bearing edges?

Zim

New member
brian":ql75ejsy said:
first of all what are they? and do you have to have them?
when you change your heads look at the inside top edge of the shell thats the bearing edge and it should be a 45 degree angle inward . Your head sits on this so it can ring out loud and proud and yes I do believe you have to have it or your tuning will sound like shit!! I may be wrong about needing it any body got more to add?
 

jbreshears

New member
I don't know if you need it... if i'm correct i believe that most acrylic drums don't have them either but i may be wrong, i don't remember seeing that on the vistalites
 

RogersDrummer

New member
hello,

yes, every drum that is a drum has bearing edges. Without them, it would sound horrible. Different companies use different bearing edge angles for their toms, snares and bass drums. For instance, Gretsch uses 30 degree bearing edges. Yamaha just started using 60 degree bearing edges on their Tour custom sets.

It is said that the rounder the bearing edge is, the more tone you will have when you tune your drums lower. If you have sharper bearing edges, you'll be able to tune your drums higher, and they will have more definition. Alot of older vintage drums need to get their bearing edges re-cut because over time, the wood seperates and/or the shell warps, or just from years of abuse.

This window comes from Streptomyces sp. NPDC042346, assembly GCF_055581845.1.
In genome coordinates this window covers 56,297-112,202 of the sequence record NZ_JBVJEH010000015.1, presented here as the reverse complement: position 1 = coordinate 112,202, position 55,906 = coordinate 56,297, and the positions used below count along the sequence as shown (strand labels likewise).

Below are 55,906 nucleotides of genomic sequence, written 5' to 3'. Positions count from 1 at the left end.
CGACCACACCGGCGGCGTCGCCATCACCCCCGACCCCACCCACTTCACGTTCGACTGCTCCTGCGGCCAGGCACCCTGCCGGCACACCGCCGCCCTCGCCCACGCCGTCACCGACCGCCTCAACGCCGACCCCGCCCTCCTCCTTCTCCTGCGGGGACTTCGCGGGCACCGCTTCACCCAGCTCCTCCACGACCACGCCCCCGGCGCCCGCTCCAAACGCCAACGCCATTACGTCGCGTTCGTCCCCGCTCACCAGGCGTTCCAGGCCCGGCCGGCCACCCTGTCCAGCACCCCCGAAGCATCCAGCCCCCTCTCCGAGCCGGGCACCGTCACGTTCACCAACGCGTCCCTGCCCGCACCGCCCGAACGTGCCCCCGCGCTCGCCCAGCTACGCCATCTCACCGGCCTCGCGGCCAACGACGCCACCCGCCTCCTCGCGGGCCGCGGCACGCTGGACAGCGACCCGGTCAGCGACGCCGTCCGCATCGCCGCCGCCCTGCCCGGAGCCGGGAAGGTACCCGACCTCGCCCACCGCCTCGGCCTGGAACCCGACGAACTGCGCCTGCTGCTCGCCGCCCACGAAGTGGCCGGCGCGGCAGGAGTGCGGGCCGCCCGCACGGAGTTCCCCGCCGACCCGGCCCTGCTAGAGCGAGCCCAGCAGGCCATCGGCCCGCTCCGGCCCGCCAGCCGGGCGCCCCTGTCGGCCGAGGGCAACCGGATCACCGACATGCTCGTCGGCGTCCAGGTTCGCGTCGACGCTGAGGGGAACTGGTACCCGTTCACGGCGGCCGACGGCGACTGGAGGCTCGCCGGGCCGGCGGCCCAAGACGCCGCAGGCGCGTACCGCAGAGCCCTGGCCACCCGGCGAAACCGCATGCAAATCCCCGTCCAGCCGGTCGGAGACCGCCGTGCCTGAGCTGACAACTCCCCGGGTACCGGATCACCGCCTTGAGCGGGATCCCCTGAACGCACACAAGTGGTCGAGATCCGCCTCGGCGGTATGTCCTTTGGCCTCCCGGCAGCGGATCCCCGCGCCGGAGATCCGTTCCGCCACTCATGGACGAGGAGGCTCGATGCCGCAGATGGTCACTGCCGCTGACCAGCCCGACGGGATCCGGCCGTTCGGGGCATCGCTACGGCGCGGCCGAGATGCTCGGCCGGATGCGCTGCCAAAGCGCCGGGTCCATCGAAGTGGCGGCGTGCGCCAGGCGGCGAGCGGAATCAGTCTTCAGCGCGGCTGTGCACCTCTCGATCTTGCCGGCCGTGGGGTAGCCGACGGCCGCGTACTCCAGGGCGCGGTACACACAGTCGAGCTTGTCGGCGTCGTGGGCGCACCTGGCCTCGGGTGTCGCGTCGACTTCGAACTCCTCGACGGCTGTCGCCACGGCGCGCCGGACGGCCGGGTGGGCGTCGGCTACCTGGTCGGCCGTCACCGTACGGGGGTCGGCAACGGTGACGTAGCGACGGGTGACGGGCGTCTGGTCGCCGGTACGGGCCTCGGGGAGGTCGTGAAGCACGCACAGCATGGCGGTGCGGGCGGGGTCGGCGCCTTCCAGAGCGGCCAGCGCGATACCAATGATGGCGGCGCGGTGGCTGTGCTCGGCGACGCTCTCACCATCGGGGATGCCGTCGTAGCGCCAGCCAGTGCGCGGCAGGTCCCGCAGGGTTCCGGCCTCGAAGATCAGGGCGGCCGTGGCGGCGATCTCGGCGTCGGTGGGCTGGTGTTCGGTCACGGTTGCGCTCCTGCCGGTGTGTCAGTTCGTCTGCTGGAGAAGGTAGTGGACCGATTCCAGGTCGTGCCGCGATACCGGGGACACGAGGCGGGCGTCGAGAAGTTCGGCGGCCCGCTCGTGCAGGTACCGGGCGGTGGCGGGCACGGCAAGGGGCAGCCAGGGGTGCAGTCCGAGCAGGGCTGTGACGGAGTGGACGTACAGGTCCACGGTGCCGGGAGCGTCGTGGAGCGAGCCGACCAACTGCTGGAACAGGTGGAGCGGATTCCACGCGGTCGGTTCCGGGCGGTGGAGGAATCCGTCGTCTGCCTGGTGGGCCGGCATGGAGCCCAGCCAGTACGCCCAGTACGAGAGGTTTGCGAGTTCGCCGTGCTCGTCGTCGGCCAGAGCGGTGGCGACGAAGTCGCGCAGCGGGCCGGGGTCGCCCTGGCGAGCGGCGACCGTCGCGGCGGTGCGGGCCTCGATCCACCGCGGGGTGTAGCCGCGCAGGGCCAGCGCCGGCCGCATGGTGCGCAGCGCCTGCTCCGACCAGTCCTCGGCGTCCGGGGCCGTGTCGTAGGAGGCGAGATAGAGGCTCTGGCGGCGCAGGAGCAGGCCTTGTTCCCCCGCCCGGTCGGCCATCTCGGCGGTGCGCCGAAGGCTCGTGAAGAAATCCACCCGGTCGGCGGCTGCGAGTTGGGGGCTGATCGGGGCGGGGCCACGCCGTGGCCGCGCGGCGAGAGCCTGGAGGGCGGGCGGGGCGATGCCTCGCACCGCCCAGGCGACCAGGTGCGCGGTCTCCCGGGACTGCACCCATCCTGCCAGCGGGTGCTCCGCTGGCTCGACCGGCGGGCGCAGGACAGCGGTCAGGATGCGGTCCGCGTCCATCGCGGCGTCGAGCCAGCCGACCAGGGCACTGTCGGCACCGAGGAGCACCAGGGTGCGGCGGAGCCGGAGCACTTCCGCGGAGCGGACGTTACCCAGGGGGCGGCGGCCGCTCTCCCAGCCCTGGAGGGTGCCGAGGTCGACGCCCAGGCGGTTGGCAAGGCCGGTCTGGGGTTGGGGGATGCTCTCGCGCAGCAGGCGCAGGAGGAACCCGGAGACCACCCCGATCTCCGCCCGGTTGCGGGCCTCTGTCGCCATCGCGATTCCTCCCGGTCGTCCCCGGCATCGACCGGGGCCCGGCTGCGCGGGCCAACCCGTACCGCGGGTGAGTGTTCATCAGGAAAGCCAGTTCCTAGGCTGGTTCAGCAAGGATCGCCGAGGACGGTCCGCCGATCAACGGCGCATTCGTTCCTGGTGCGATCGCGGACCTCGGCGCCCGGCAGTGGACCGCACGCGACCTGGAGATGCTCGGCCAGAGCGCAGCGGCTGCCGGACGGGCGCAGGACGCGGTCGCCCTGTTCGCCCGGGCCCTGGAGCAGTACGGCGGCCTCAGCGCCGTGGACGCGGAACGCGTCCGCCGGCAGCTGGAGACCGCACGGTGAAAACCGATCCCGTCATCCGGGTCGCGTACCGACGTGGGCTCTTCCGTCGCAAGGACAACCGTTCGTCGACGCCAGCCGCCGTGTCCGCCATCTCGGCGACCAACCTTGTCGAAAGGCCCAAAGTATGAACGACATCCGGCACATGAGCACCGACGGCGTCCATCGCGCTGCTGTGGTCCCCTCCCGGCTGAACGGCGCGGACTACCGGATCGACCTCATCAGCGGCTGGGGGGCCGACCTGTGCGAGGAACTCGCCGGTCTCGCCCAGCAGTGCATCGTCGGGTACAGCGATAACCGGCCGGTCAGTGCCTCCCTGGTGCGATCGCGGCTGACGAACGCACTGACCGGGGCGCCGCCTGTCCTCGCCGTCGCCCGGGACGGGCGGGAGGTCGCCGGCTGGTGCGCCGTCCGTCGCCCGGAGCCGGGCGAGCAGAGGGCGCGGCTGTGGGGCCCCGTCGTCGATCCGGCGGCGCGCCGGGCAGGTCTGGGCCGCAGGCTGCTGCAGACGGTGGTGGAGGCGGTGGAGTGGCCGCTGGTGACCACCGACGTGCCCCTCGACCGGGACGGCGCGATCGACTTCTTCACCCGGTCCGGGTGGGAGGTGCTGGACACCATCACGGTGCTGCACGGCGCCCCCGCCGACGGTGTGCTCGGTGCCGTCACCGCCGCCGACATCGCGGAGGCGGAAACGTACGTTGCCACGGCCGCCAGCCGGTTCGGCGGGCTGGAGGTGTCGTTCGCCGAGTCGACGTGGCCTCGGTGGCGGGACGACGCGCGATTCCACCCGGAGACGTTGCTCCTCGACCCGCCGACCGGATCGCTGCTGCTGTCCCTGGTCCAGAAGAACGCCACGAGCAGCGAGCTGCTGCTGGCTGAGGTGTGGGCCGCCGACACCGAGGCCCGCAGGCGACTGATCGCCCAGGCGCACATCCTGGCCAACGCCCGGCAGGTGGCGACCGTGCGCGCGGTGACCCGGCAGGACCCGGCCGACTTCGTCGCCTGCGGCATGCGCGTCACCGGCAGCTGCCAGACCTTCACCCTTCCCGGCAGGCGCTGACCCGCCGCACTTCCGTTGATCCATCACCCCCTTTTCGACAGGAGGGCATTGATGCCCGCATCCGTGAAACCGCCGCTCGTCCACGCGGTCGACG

If you want to be able to tell how well a drum's bearing edge is cut, run your finger along the edge, see if there are any bumps or dents. then place the drum on a flat surface. place a light inside the drum. See if there is any light coming out from the bottom. Most new drums have well built bearing edges. The vintage ones are the ones you need to look out for.

cheers
 

brian

New member
one more thing what are snare beds? cause i am looking at building my own set out of keller shells and i just want to be on top of everything!
 

RogersDrummer

New member
Hello,

A snare bed is a smoother area in the bearing edge. The edge of the snare wire frame rests on it. It is said that with snare beds, there is more clarity and contact with the snare wires to the snare head. Some snares do not have snare beds. They were used alot in the old days and not so much anymore.

Personally, I do not care for snare beds, because they cause minor damage to the head when tunning higher.

Older calfskin heads used to conform to snare beds because they would dry up and shape themselves around it. The new plastic heads that we see today, do not do this. So it does cause slight damage to the head, and it effects tunning in a bad way

rob
 
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